This, I feel, is a lesson for all women. No matter how difficult it is, no matter how much opposition you have to face, don’t let go of your ambitions.
Preeti went back to the college once the period of deputation was over, but she continued to be a visiting faculty in the Department and then went on to teach at IIT Delhi.
Always someone who could strike up a rapport with her students she managed that at IIT as well where she could influence some of the students to be appropriately dressed and be there on time for the class. One thing which Preeti picked up was that to be a good teacher; one has to establish a level of informality with the students. It is always better for both the teacher and student if the connection is more than that of a student and teacher.
Forging ahead in her professional pursuits it was during this time that she got the opportunity to travel overseas to take part in a one week long workshop called the Salzburg Seminar. The year was 1987, and she was selected and invited to this prestigious seminar for which she was to travel to Austria. In those days it wasn’t common for women to travel alone and especially to go abroad. It was another tricky situation, and she had to work hard to convince her husband to let her do that. But thanks to some of her friends she managed. Being her first trip, she decided to make the most of it and so travelled not only to Salzburg but extended her trip to go to London and Washington as well. She thoroughly enjoyed herself and came back with her first pen drive, a prized possession which none of her friends in India possessed and which she has till date. The trip was a big high for her and was another milestone in the journey of her life.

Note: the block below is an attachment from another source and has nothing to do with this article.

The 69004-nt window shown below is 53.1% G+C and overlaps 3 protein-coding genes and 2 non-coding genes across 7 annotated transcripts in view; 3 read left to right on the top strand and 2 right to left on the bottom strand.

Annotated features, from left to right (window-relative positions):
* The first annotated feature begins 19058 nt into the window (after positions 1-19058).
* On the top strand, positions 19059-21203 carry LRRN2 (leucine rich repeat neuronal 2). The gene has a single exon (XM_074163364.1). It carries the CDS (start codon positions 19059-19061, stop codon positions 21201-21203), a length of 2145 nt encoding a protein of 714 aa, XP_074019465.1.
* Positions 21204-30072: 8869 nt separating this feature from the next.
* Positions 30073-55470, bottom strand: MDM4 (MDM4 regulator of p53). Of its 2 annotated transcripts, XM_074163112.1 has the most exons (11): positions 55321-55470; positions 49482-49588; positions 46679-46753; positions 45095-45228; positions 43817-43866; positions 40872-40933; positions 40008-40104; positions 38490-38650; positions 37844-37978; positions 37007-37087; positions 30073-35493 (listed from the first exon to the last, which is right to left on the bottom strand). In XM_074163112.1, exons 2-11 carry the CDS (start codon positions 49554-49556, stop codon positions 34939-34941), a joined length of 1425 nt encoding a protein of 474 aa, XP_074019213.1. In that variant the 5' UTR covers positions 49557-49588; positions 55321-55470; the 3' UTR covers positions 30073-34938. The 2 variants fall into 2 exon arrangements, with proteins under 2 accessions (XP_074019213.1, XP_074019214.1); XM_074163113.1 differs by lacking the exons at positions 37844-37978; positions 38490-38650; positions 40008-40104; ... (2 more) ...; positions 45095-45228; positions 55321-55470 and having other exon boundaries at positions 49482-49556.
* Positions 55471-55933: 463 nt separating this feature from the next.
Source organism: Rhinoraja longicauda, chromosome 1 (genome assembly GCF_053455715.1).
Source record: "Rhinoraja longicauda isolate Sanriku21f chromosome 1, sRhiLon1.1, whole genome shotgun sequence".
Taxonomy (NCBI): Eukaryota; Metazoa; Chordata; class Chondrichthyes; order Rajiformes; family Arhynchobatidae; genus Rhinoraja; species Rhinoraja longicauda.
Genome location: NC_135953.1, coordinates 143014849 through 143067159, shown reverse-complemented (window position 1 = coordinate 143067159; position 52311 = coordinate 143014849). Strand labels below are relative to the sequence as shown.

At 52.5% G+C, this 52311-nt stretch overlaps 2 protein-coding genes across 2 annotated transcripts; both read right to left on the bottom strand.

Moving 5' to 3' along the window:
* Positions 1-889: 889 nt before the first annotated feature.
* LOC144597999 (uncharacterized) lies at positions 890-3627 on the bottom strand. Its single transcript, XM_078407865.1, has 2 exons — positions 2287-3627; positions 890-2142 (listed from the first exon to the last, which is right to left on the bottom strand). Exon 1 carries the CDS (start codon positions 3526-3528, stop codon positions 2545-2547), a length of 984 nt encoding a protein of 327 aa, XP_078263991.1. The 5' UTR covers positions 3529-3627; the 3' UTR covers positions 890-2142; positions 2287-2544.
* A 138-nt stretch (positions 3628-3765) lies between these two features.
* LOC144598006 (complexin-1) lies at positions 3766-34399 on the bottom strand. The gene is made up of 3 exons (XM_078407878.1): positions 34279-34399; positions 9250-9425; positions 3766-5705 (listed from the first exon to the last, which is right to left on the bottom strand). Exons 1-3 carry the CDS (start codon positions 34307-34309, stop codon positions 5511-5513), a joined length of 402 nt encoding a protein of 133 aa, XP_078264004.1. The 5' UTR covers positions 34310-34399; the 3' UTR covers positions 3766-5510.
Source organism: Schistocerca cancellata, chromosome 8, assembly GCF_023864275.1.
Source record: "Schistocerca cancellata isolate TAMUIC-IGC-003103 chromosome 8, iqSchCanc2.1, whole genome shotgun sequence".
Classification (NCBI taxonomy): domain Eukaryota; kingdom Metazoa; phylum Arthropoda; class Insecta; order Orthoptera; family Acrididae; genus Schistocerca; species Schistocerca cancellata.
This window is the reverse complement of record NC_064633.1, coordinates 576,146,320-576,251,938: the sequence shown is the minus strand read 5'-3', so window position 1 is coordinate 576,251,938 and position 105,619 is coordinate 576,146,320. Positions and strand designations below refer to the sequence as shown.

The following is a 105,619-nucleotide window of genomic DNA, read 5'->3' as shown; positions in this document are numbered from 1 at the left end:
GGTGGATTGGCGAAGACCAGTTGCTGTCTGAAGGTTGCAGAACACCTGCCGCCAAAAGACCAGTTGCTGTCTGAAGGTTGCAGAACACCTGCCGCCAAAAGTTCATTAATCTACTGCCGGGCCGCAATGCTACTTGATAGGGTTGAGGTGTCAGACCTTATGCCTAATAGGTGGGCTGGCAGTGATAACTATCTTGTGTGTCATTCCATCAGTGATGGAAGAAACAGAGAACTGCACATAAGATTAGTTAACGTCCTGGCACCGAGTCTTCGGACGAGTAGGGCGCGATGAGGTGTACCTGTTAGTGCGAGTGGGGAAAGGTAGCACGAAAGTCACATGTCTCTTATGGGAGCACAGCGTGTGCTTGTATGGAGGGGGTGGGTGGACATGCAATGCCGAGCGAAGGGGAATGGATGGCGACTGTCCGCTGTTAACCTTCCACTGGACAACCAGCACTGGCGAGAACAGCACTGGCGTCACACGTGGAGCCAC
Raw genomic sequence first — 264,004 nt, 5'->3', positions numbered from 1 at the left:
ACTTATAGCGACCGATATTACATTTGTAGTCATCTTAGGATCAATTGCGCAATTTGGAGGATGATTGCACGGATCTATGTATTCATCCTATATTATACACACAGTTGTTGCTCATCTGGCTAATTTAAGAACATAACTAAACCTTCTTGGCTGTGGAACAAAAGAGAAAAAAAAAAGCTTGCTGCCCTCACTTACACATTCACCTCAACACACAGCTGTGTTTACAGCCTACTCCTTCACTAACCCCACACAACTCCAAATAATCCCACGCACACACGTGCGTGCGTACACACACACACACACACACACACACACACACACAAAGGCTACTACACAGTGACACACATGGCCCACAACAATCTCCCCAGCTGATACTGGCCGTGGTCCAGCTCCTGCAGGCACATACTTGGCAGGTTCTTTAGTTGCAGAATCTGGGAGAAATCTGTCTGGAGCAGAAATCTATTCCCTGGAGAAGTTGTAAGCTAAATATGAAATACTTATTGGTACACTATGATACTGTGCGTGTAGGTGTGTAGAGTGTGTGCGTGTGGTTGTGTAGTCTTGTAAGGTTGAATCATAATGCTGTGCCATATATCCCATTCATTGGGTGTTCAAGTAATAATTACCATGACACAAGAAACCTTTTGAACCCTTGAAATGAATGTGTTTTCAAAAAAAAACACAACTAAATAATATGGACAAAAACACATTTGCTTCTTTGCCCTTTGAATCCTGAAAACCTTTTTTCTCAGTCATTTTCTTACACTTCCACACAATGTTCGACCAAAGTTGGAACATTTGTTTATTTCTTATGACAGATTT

Meanwhile, her husband was busy in his work and successful in his own right. His work involved a lot of entertaining and socializing for which he needed Preeti by his side. But though a friendly and outgoing person, Preeti wasn’t the partying kinds. Her life was busy, she had a gruelling routine, and so the late nights did not agree with her. On top of that though having lived with someone as independent as her, her husband still wanted to control every aspect of his family’s life, which obviously she resisted and resented. So though she did go out with him, she wasn’t really happy because he in turn did not want to go to the events or places that she wanted him to escort her to. What she wanted was to spend quality time with her spouse, but all the socializing and going out did not let her do that. He on his part showered her with gifts but more than the gifts she wanted his time and attention which he wasn’t able to give.